Essay, Research Paper: Romeo And Juliet Tragedy

Shakespeare: Romeo and Juliet

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Romeo and Juliet is one of Shakespeare's plays about tragedy. It is about two
lovers who commit suicide when their feuding famillies prevent them from being
together. The play has many characters, each with its own role in keeping the
plot line. Some characters have very little to do with the plot but some have
the plot revolving around them. Friar Lawrence does not have very much time on
stage but the time he does have is crucial to the plot line. Through his words
Friar Lawrence demonstrates the he is a good intentioned, yet sometimes
short-sighted, man who is not afraid to take risks to help others One of Friar
Lawrences most favourable traits is how good intentioned he is. He may do
something out of the ordinary if he thinks the outcome will help someone he
cares for. For example, when he says "In one respect I'll thy assistant be;
for this alliance may so happy prove, to turn your households rancour to pure
love."(Act 2, Scene 3), he is saying that the only reason he will marry
Romeo and Juliet is because he hopes that the marriage will end the hostilities
between the two houses. When he says "Shall Romeo by my letters know our
drift, and hither shall he come; and he and I shall watch thy waking, and that
very night shall Romeo bear thee to Mantua." (Act 4, Scene 1), he tells
Juliet how everything will be all right. Unfortunately, for all his good
intentions the play still ends in tragedy. Friar Lawrence is a man who is not
afraid to take risks when he feels it is neccesary to help someone. For example
in Act 2, Scene 6, when he marries Romeo and Juliet, he is risking his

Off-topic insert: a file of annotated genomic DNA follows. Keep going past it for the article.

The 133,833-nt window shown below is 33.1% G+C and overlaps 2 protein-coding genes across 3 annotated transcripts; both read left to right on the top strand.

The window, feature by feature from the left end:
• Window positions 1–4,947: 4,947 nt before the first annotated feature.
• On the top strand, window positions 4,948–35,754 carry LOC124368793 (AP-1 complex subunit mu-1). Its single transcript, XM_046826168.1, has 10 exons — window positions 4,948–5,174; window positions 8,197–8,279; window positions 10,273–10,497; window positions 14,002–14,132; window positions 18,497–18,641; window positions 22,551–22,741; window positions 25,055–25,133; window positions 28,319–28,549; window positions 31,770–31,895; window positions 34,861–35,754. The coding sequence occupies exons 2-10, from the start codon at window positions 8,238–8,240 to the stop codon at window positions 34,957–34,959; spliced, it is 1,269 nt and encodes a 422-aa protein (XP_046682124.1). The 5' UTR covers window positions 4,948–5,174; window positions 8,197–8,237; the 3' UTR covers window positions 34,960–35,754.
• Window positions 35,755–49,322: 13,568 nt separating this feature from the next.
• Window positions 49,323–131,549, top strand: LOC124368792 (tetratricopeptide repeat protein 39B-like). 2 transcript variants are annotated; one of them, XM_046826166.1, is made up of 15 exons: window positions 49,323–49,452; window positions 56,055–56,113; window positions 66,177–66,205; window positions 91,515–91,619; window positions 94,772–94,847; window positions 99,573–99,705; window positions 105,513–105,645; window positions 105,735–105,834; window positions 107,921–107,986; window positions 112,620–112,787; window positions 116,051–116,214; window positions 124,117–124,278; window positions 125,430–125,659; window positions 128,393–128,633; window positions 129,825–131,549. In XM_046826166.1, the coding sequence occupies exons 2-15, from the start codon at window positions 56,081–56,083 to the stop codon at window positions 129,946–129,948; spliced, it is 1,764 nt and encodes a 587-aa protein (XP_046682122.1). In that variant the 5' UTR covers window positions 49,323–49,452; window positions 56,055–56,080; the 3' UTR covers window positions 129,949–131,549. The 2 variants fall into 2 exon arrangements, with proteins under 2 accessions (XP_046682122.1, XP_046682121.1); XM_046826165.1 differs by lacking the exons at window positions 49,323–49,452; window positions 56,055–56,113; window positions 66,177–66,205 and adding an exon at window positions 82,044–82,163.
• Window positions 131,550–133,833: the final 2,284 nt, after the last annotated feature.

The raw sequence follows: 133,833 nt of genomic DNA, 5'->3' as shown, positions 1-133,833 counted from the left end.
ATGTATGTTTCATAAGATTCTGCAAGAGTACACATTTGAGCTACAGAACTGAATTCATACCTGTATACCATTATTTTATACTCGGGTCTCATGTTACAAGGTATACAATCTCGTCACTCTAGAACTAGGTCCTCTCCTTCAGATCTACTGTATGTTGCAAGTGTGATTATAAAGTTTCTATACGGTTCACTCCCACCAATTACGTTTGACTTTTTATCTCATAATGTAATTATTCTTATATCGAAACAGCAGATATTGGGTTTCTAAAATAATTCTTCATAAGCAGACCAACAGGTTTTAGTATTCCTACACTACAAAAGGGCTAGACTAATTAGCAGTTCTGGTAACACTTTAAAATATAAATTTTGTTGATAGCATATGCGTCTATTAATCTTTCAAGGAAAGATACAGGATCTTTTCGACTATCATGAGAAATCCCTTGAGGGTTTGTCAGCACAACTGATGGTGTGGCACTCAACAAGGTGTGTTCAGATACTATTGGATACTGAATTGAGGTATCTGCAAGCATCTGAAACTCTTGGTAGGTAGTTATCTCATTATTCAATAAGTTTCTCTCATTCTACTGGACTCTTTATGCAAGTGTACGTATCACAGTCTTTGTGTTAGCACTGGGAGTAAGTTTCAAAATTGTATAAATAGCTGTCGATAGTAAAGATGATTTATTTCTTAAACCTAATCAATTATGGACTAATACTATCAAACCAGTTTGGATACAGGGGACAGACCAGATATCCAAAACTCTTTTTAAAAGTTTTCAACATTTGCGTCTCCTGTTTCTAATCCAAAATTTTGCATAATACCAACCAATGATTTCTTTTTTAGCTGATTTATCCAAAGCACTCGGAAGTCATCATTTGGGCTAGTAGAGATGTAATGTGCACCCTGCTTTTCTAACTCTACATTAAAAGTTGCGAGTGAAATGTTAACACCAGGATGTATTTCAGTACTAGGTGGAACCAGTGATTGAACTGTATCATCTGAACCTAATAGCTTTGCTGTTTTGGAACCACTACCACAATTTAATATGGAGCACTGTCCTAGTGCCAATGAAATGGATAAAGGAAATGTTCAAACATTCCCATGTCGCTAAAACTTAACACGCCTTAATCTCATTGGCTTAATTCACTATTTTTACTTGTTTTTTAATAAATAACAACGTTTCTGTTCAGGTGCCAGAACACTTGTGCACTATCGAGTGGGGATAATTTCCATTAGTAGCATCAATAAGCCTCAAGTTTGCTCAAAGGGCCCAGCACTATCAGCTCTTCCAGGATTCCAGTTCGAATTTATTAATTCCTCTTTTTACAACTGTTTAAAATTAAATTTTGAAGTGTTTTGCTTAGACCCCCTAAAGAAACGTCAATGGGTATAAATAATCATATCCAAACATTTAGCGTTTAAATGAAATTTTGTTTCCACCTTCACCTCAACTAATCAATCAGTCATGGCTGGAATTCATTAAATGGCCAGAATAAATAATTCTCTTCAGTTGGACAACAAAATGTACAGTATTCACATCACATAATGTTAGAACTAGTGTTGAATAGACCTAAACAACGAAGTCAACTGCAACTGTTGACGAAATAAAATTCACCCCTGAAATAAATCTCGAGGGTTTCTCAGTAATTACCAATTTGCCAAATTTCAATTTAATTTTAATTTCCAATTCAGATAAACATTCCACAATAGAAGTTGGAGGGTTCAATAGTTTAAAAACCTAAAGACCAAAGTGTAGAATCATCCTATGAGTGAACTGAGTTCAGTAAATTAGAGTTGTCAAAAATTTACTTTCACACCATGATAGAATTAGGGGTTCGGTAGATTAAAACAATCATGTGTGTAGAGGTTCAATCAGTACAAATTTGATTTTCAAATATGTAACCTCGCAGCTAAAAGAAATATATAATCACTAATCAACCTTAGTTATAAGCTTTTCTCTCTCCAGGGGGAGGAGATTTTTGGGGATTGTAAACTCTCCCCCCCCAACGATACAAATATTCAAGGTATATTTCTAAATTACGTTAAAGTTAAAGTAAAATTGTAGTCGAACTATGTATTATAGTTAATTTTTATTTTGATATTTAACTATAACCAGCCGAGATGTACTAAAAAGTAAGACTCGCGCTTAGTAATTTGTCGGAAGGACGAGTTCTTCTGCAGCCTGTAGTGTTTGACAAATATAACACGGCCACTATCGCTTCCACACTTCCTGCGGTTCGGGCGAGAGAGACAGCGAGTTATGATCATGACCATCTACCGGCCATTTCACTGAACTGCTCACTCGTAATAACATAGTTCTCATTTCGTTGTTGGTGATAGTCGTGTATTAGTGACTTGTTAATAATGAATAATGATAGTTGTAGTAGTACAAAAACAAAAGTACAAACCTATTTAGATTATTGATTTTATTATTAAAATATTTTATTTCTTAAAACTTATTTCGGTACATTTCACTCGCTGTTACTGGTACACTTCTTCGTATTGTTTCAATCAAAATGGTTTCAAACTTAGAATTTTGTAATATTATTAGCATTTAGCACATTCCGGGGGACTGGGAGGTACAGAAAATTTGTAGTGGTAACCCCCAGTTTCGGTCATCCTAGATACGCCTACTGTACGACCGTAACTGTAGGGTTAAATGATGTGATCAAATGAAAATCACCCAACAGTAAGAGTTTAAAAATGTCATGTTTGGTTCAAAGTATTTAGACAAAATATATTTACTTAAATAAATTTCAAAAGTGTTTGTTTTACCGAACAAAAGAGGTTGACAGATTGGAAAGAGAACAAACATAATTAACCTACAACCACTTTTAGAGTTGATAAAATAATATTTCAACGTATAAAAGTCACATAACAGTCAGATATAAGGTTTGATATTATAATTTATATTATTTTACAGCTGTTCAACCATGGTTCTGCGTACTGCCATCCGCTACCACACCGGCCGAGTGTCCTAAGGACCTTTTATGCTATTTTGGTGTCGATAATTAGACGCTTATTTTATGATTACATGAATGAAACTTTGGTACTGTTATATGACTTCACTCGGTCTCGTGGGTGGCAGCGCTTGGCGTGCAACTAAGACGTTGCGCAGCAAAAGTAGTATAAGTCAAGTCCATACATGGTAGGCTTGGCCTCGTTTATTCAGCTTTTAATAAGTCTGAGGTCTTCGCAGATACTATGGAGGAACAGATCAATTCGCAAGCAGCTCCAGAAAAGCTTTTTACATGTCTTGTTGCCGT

reputation as a Friar so he can help the two lovers. Also, when he says
"Take thou this vial, being then in bed, and this distilled liquor drink
though off;" (Act 4, Scene 1), he is suggesting that Juliet drink a potion
so that she might feighn her own death and avoid marrying Paris. This is an
extremely risky thing to do because anything might happen to Juliet while she
unconscious. Even after all Friar did to help Romeo and Juliet the play still
ended in tragedy because of Friar Lawrences' short sightedness. When the Friar
married Romeo Juliet in secrecy, he did not think of all the complications that
would arise but instead went on with the marriage because at that time he
thought it was the right thing to do. In Act 4, Scene 1, he gave Juliet a
sleeping potion without thinking of the possible outcomes of such an outrages
plan. He admits that much of the fault of the tragedy lies in his hands when he
says "And her I stand both to impeach and purge myself condemned and myself
excused", and when he say "Her nurse is privy; and, if aught in this
miscarried by myself..." (Act 5, Scene 3). Although Friar Lawrence does not
have an especially large role, his role is none the less important. It is
because of his good intentions that he was willing to help his friends that
Romeo and Juliet were married - a key event in the play. It is because of his
willingness to take risks for his friends that Juliet aqquired the sleeping
potion - another key event in the play. Finally, it was the shortsightedness of
his actions that in part led to the deaths of the two lead characters. This
demonstartes that Friar Lawrence was a man who was a man with good intentions
who was willing to take risks to help his frieneds. If he had been any other
way, the play might not have turned out the way it did.

BibliographyLeslie Alcock in collaboration with S. J. Stevenson and C. R. Musson. Cadbury
Castle, Somerset: The Early Medieval Archaeology. Cardiff: U of Wales P on
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"The Origins of the Arthurian Legend." Arthuriana 5.3 (1995): 1-24.
Rex Gardner. "Gildas's New Testament Models." Cambrian Medieval Celtic
Studies 30 (Winter 1995): 1-12. R. W. Hanning. "'Inventio Arthuri': A
Comment on the Essays of Geoffrey Ashe and D. R. Howlett." Arthuriana 5.3
(1995): 96-100. D. R. Howlett. The Celtic-Latin Tradition of Biblical Style.
Dublin: Four Courts, 1995. John Morris. Arthurian Sources. 6 vols. Arthurian
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White. King Arthur: Man or Myth?. Penryn: Tor Mark P, 1995. Esp. "The Major
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Text, Translation and Notes. Cardiff: U of Wales P, 1997. David Howlett. Cambro-Latin
Compositions: Their Competence and Craftsmanship. Dublin: Four Courts, 1998.
Alistair Moffat. Arthur and the Lost Kingdoms. London: Weidenfeld, 1999. (KSW)
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